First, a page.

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Tuesday, February 27, 2024

Irish bailout cheer fails to linger

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The FTSE 100 Index down 5.3 points to 5727.5

London’s FTSE 100 Index has failed to hold on to gains as investor cheer over Ireland’s imminent rescue package proved short lived.

The Footsie opened more than 30 points higher following news on Sunday that Ireland will accept an EU bail out, but stocks soon slipped – down 5.3 points to 5727.5 – as attentions began to focus on details of the rescue and on other debt-laden countries in the eurozone.

Futures trading suggested the Dow Jones Industrial Average on Wall Street would tick modestly higher, with investor focus also on the latest quarterly update from US technology giant Hewlett Packard.

While the bounce back was only brief on the FTSE 100, Ireland’s bail out gave commodity prices a boost, with oil prices rising to around 83 US dollars a barrel.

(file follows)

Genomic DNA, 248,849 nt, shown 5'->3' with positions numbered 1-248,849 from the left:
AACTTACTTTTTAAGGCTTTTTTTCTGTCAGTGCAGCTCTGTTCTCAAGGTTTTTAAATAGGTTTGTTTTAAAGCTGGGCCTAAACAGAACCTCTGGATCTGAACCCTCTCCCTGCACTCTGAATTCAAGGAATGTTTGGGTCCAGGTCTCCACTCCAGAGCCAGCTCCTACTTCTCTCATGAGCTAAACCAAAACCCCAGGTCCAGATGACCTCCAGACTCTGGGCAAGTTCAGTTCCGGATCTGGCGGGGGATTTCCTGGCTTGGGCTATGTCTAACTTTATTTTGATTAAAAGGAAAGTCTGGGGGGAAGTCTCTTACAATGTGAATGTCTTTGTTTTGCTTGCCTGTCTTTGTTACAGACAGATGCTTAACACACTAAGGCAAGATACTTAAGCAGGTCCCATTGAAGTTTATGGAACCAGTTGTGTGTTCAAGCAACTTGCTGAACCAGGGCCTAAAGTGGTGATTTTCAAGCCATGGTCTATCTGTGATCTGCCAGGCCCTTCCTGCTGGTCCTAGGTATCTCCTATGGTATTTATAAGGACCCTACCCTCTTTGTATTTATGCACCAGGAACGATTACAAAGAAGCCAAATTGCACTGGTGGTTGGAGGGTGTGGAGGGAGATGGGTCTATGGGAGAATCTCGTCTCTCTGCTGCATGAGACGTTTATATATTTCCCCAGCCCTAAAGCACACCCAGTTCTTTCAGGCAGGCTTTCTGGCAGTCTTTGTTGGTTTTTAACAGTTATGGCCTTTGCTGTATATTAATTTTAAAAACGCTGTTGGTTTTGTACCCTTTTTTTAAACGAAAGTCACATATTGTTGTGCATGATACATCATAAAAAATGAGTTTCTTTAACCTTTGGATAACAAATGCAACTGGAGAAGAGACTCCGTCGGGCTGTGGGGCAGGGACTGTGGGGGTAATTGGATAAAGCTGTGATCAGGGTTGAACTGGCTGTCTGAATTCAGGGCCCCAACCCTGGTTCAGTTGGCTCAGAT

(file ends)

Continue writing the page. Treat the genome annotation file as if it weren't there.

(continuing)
Blue-chip banks quickly lost early session gains despite the removal of concerns over their exposure to the Irish crisis.

Part-nationalised Royal Bank of Scotland, which is seen as being the most vulnerable in terms of Irish lending through its Ulster Bank subsidiary, fell 3% down 1.3p to 40.5p.

Shares in fellow tax-payer backed Lloyds Banking Group dropped 1.3p to 65.5p and Barclays eased 2.8p to 271.4p.

Miners provided some of the biggest gains of the session, with Vedanta Resources up 39p to 2247p.

Financial Times publisher Pearson was also making advances as the market reacted well to news of its deal to buy a 75% stake in CTI Education, a South Africa based higher education company, for £31 million. Analysts at UBS estimated the acquisition could add to Pearson’s earnings in 2011 and shares in the group lifted 12p to 942.5p,

One of the biggest rises in the FTSE 250 Index came from outsourcing firm MITIE after it announced a 12% rise in half-year profits and said it was hopeful of snapping up contracts as public sector clients look to cut costs. Shares jumped 4% or 7.5p to 208.5p.

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